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Cell Phone Analysis: Part 1

Written by Ed Sanow

"At a crime scene, grab the cell phone."

www.paraben.com
www.secureview.us
www.cellebrite.com

 

 

The Columbus, Ohio Police and the Ohio High Intensity Drug Trafficking Area offer a one-day course on Cell Phone Analysis across the U.S. Taught by Christine Roberts, the class familiarizes investigators and patrol officers alike with the basics of cell phone technology, the information and data stored on these phones, forensic methods used in retrieval, cell-tower site analysis, and the info available from cellular service providers.

This is all geared to better understanding the use of mobile devices as evidence in criminal trials. The course covers the use of information stored on the handset, SIM cards, expansion cards, prepaid phones, live and historical tracking, cell-based financial crimes, payments and money laundering, cyber stalking and cloud storage.

An incredible amount of evidence is just sitting on smartphones waiting for you to access it. You would never overlook a drop of blood at a crime scene. A cell phone may even be more helpful, and that includes info “deleted” from the phone.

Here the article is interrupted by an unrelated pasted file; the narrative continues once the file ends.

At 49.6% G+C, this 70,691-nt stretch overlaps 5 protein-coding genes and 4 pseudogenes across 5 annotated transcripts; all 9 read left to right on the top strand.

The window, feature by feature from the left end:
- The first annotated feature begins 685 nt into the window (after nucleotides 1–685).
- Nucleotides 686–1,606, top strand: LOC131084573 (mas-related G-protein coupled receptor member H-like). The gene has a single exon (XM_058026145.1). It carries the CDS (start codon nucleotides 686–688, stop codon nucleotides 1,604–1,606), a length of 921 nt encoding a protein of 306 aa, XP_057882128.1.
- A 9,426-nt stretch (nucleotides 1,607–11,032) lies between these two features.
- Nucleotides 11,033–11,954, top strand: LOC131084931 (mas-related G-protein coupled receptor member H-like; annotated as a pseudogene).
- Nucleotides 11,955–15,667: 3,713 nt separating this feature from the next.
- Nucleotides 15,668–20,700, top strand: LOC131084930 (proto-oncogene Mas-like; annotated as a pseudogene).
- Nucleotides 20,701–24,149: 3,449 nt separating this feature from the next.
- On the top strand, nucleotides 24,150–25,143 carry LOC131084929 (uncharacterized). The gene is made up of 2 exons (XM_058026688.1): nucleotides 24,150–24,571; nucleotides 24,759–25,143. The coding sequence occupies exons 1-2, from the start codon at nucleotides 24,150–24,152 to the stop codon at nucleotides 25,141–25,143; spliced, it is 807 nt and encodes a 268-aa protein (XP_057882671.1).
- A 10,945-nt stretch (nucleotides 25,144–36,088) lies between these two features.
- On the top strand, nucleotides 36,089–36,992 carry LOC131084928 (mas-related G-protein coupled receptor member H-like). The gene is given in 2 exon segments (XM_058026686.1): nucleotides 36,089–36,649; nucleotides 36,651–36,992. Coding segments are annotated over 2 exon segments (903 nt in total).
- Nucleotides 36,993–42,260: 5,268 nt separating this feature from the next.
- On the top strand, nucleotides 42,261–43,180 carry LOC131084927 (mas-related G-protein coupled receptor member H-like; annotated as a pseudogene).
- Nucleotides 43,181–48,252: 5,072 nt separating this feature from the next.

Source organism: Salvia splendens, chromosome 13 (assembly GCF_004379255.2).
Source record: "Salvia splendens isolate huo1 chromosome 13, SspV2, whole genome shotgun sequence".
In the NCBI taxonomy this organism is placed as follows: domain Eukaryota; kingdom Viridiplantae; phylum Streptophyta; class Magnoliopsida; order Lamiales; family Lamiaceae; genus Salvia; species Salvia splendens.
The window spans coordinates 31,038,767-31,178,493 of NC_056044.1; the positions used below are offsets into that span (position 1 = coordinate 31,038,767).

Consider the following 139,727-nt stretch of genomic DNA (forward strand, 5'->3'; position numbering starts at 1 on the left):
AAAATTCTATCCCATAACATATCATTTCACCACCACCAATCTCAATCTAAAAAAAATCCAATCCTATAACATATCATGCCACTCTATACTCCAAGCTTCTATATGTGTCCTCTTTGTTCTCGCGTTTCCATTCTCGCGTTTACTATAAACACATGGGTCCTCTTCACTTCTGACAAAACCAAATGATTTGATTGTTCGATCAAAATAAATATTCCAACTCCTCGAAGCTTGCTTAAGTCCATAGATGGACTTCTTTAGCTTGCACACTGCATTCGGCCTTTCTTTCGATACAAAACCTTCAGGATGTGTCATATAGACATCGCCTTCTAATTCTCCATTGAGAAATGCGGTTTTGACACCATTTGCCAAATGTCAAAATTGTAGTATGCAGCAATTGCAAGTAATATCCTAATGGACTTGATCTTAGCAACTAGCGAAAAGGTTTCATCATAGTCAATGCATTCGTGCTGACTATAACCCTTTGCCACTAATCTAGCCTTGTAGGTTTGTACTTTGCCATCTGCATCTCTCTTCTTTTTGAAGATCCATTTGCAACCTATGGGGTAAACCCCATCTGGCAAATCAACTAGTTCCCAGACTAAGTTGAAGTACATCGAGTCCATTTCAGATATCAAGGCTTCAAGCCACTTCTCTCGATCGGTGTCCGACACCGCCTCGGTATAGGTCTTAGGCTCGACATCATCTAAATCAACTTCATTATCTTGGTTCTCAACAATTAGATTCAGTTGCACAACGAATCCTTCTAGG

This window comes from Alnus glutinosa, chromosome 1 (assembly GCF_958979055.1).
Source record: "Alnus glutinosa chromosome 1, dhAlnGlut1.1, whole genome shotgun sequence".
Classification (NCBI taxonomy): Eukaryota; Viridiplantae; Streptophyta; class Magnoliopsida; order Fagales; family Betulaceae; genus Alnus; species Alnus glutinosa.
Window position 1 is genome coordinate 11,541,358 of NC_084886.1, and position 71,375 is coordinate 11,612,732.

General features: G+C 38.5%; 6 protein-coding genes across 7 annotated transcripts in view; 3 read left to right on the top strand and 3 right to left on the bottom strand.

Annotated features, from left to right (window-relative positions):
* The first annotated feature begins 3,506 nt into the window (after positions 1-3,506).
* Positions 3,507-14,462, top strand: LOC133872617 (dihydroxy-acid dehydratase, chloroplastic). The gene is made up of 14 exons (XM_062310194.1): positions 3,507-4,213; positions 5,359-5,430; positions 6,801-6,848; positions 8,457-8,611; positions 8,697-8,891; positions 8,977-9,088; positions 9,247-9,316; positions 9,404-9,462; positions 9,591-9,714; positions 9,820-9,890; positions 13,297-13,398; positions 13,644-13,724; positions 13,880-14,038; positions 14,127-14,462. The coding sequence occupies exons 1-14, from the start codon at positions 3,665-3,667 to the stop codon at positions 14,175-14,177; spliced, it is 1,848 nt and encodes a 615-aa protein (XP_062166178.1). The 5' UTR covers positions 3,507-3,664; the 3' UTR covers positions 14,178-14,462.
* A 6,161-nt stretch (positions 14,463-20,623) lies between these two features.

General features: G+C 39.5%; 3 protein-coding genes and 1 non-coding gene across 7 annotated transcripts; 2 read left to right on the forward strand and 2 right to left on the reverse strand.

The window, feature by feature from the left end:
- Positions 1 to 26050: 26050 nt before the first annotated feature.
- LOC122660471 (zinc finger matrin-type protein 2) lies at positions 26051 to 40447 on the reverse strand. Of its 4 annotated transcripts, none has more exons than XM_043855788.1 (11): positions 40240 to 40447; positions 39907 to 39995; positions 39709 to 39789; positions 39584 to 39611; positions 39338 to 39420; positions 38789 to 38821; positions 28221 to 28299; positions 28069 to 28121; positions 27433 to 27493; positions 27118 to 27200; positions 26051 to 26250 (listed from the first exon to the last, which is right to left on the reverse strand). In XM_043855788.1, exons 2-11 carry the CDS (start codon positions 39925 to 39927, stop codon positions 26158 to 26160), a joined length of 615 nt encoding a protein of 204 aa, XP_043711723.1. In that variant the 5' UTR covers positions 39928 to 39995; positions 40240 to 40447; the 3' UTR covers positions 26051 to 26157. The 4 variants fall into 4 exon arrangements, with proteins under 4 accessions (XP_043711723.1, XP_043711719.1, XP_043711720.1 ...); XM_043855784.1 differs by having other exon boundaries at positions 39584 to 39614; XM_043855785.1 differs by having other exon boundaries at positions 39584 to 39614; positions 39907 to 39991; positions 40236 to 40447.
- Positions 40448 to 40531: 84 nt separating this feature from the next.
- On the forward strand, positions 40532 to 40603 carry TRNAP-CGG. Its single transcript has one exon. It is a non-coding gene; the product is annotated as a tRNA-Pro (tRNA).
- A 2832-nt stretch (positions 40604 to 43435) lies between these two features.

Juries understand cell phones, cell phone towers and cell phone pinging. They also understand cell phones can put the suspect in the proximity of the crime. Or at least the cell phone was at the area – and the suspect testified that he never lets the cell out of his possession. Cell phones and cellular service providers are a vast source of evidence that investigators are just now grasping.

Mobile phones are one of the most important developments in technology in the courtroom in the last five years. When a person types and sends an e-mail or text message, they create a piece of evidence that can be used for or against them. Cell records can be used in court to show exactly where someone was – or was not – and to whom they were talking at a particular time.

 

Electronic and Retained Evidence
Two types of evidence can be retrieved from a cell phone: 1) electronic evidence and 2) retained data evidence. Electronic evidence includes the user’s call history, contacts / phone book, calendar information, and information stored on the SIM card. Retained data evidence is telecom records involving the detail of calls made and received and the geographical location of the mobile phone when a call took place. Part One will cover electronic evidence. Part Two (November 2012, LAW and ORDER) will cover retained evidence.

Electronic evidence is stored in different places depending on the channel access method of the phone. GSM (global system for mobile communication) is typically used by AT&T and T-Mobile. With this and the iDEN (integrated digital enhanced network) phones, evidence is stored on the handset and the SIM card. CDMA (code division multiple access) is typical of Verizon and Sprint-Nextel. The evidence here is all on the handset. There is no SIM card with CDMA phones. However, this is slowly changing – the new LTE network will require all phones to have a SIM card.